Forced displacement has accompanied persecution, as well as war, throughout human history but has only become a topic of serious study and discussion relatively recently. This increased attention is the result of greater ease of travel, allowing displaced persons to flee to nations far removed from their homes, the creation of an international legal structure of human rights, and the realizations that the destabilizing effects of forced immigration, especially in parts of Africa, the Middle East, south and central Asia, ripple out well beyond the immediate region.
The concept of forced displacement envelopes demographic movements like flight, evacuation, displacement, and resettlement. The International Organization for Migration defines a forced migrant as any person who migrates to "escape persecution, conflict, repression, natural and human-made disasters, ecological degradation, or other situations that endanger their lives, freedom or livelihood".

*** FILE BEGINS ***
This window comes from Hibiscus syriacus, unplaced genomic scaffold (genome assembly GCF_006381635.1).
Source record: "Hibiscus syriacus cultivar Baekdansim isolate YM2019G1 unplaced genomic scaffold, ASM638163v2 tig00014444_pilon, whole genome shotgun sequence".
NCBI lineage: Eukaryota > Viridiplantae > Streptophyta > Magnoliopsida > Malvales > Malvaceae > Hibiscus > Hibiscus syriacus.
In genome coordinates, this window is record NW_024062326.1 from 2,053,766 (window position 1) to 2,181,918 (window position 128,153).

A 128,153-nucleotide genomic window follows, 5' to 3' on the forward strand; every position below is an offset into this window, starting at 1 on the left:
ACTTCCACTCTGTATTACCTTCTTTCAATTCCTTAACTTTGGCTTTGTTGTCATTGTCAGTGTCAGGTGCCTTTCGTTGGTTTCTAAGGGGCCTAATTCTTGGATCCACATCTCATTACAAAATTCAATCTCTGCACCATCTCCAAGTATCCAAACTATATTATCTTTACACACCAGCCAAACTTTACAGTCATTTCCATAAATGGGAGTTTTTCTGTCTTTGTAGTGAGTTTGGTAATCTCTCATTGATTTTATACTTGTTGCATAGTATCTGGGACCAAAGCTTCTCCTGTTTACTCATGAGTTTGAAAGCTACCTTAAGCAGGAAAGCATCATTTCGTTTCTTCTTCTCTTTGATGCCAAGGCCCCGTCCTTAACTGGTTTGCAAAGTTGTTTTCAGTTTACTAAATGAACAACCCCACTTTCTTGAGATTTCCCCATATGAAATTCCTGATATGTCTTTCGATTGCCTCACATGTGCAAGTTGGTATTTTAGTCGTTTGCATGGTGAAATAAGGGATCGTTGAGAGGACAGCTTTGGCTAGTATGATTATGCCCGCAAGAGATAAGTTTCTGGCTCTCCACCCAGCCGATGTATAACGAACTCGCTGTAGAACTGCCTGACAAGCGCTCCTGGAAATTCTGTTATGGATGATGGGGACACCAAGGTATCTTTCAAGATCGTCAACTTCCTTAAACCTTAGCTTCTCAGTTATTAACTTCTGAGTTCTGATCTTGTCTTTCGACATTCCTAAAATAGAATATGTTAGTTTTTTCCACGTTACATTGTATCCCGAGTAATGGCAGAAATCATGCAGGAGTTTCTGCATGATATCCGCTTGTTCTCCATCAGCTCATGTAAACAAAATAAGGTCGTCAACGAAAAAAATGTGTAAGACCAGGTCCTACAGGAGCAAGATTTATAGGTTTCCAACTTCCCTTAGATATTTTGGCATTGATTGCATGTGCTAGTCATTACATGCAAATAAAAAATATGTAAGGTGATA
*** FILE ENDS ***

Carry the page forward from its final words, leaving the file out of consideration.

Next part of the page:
The International Association for the Study of Forced Migration (IASFM) defines it as "a general term that refers to the movements of refugees and internally displaced people (those displaced by conflicts) as well as people displaced by natural or environmental disasters, chemical or nuclear disasters, famine, or development projects."
According to Alden Speare, "in the strictest sense migration can be considered to be involuntary only when a person is physically transported from a country and has no opportunity to escape from those transporting him." Movement under threat, even the immediate threat to life, contains a voluntary element, as long as there is an option to escape to another part of the country, go into hiding or to remain and hope to avoid persecution." However this thought has been questioned, especially by Marxians, who argue that in most cases migrants have little or no choice.
Causes for forced displacement can include: